The rising popularity of smartphones such as the BlackBerry and the iPhone will make them ... Smartphone News forum
Spammers poised to target BlackBerry and iPhone owners
The rising popularity of smartphones such as the BlackBerry and the iPhone will make them targets for viruses and spam, security experts believe.
In the past few years the internet has experienced a huge rise in security problems, led by criminal gangs who have used spam and viruses for financial scams. Mobile phones have remained relatively unscathed, but that is set to change as sales of smartphones surge.
In the first three months of this year 32.2 million smartphones were sold - 11 per cent of all handset sales and a 29 per cent increase on the same period last year.
These e-mail and internet-enabled handsets are moving out of the corporate market into consumers' hands, and the recent launch of the 3G iPhone is expected to fuel sales further. Credit Suisse analysts predict that 275 million smartphones will be sold next year, boosting penetration to 19 per cent and making the mobile world attractive to criminals.
While I don't doubt that the Iphone and BlackBerries will become target for attackers(Regarding Viruses) I find it quite unlikely for the BlackBerry platform to become comprimised. RIM has but many featues into its design to ensure compliance and protection from the ground up. With the tracking of sensitive API's (Through Mandatory code signing), Application Permissions, Firewall as well as well as other proprietary tracking abilities it makes it a very secure platform. Even if it did somehow become comprimised the sensitive API tracking would allow to easily find the perpetrator and to prosecute the individual responsible.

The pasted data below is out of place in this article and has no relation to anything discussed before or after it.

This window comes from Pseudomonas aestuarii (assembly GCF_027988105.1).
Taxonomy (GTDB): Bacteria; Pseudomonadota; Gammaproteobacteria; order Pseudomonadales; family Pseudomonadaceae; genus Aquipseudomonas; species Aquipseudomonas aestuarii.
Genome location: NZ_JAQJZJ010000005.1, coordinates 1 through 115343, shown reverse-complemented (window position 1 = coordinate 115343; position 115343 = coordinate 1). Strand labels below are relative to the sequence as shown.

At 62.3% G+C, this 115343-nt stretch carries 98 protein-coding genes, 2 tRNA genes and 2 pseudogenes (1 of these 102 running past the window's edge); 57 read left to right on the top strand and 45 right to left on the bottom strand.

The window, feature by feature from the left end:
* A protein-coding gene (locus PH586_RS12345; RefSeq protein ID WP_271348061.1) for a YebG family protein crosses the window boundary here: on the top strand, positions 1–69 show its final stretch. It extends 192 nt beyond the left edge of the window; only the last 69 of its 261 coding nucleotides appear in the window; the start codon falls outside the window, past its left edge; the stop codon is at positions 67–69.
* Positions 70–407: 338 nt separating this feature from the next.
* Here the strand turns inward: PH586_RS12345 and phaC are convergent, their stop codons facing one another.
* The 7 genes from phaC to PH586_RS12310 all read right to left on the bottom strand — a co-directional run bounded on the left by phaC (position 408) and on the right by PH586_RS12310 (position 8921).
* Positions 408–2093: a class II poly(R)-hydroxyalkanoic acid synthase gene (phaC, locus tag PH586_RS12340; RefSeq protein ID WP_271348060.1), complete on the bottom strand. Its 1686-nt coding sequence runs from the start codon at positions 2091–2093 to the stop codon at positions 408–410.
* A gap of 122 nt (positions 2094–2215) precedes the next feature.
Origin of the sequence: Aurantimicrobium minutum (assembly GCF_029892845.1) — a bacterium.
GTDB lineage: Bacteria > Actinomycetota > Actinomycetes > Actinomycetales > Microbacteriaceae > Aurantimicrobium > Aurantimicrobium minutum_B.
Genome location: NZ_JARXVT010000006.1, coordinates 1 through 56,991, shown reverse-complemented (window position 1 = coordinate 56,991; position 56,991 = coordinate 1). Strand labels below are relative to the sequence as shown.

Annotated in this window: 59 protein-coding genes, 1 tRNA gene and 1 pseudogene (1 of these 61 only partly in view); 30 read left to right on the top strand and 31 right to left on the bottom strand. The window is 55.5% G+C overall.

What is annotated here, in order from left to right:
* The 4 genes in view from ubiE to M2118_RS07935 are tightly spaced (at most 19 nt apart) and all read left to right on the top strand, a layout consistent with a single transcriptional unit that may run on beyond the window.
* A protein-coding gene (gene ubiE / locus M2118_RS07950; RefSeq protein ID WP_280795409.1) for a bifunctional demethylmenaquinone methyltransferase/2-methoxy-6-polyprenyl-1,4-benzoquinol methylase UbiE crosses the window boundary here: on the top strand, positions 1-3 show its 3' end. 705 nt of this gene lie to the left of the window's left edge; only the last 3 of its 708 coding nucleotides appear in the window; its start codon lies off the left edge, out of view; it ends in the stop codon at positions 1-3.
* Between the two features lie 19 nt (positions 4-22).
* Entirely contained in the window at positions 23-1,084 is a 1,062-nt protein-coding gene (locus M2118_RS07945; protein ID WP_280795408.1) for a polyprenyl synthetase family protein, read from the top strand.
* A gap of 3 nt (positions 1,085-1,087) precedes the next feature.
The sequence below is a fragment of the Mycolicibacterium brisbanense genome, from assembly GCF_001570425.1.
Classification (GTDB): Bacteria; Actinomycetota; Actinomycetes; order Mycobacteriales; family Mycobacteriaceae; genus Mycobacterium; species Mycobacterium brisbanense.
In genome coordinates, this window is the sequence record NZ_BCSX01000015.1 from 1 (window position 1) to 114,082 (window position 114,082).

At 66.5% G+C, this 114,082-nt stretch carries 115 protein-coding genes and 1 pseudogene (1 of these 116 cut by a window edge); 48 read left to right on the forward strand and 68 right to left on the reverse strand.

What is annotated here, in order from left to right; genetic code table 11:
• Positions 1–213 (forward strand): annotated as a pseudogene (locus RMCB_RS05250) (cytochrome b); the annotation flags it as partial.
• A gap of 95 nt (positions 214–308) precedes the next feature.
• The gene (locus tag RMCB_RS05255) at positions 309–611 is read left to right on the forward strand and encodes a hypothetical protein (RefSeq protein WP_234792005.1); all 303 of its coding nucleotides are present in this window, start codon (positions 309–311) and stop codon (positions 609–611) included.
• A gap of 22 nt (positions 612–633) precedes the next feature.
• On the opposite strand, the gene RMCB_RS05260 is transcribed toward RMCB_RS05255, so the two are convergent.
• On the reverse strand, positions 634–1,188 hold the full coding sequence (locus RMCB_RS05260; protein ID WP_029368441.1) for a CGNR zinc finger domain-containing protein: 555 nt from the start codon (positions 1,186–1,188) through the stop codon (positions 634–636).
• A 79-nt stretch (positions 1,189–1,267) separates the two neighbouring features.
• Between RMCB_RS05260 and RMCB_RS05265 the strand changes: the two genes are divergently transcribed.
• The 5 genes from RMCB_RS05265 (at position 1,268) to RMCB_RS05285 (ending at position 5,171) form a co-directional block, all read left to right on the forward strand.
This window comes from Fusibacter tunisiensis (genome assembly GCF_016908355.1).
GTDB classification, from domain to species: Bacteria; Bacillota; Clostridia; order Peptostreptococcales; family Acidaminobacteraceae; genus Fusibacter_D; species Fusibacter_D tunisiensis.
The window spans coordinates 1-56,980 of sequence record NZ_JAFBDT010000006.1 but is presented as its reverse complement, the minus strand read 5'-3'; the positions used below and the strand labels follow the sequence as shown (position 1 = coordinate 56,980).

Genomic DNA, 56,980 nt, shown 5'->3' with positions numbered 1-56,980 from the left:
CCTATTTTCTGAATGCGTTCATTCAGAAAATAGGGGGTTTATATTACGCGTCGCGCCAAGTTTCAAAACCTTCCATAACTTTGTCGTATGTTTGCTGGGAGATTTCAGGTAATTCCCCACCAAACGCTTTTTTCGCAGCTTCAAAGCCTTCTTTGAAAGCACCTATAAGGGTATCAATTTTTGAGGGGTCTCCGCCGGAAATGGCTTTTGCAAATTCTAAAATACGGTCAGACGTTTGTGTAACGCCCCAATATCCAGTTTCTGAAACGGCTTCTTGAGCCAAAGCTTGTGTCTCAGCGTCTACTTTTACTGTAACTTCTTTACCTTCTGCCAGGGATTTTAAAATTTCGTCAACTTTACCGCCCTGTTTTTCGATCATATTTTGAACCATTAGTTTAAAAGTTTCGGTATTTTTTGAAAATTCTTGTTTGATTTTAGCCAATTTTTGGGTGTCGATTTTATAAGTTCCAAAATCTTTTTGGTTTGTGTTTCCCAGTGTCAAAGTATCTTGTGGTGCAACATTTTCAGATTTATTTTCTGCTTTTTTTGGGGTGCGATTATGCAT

Please be aware that my post is addressing only the virus part of this article and am in no way disagreeing that the BlackBerry or IPhone can easily be spammed.
Now for the Iphone I am not a developer or partner and am pretty blind in this area so I cannot comment, if somebody else would like to enlighten me on the security I'd love a lesson
Thank you Cherrichiodo for this interesting post
Last edited by kieranwest; 06-30-2008 at 05:07 AM.
I don't want a virus in my BlackBerry!!